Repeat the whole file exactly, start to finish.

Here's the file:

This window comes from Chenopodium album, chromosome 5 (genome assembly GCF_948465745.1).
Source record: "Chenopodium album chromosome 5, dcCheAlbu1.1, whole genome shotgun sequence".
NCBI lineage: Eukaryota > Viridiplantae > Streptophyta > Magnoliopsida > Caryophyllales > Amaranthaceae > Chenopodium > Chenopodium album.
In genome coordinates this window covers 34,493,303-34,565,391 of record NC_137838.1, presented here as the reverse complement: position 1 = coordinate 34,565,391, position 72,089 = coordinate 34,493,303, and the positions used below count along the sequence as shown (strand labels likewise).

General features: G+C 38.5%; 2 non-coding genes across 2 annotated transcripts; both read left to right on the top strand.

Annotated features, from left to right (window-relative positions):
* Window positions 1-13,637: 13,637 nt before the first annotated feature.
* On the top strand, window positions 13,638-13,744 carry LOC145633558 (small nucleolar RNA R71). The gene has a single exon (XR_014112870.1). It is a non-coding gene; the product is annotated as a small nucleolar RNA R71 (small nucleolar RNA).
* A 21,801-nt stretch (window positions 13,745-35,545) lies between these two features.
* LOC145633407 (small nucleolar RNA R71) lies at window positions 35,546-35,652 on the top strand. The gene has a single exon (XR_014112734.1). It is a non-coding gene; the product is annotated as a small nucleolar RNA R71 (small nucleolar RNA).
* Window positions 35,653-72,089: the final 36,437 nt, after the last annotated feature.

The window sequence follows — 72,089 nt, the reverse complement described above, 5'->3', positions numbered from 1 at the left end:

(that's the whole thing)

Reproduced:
This window comes from Chenopodium album, chromosome 5 (genome assembly GCF_948465745.1).
Source record: "Chenopodium album chromosome 5, dcCheAlbu1.1, whole genome shotgun sequence".
NCBI lineage: Eukaryota > Viridiplantae > Streptophyta > Magnoliopsida > Caryophyllales > Amaranthaceae > Chenopodium > Chenopodium album.
In genome coordinates this window covers 34,493,303-34,565,391 of record NC_137838.1, presented here as the reverse complement: position 1 = coordinate 34,565,391, position 72,089 = coordinate 34,493,303, and the positions used below count along the sequence as shown (strand labels likewise).

General features: G+C 38.5%; 2 non-coding genes across 2 annotated transcripts; both read left to right on the top strand.

Annotated features, from left to right (window-relative positions):
* Window positions 1-13,637: 13,637 nt before the first annotated feature.
* On the top strand, window positions 13,638-13,744 carry LOC145633558 (small nucleolar RNA R71). The gene has a single exon (XR_014112870.1). It is a non-coding gene; the product is annotated as a small nucleolar RNA R71 (small nucleolar RNA).
* A 21,801-nt stretch (window positions 13,745-35,545) lies between these two features.
* LOC145633407 (small nucleolar RNA R71) lies at window positions 35,546-35,652 on the top strand. The gene has a single exon (XR_014112734.1). It is a non-coding gene; the product is annotated as a small nucleolar RNA R71 (small nucleolar RNA).
* Window positions 35,653-72,089: the final 36,437 nt, after the last annotated feature.

The window sequence follows — 72,089 nt, the reverse complement described above, 5'->3', positions numbered from 1 at the left end: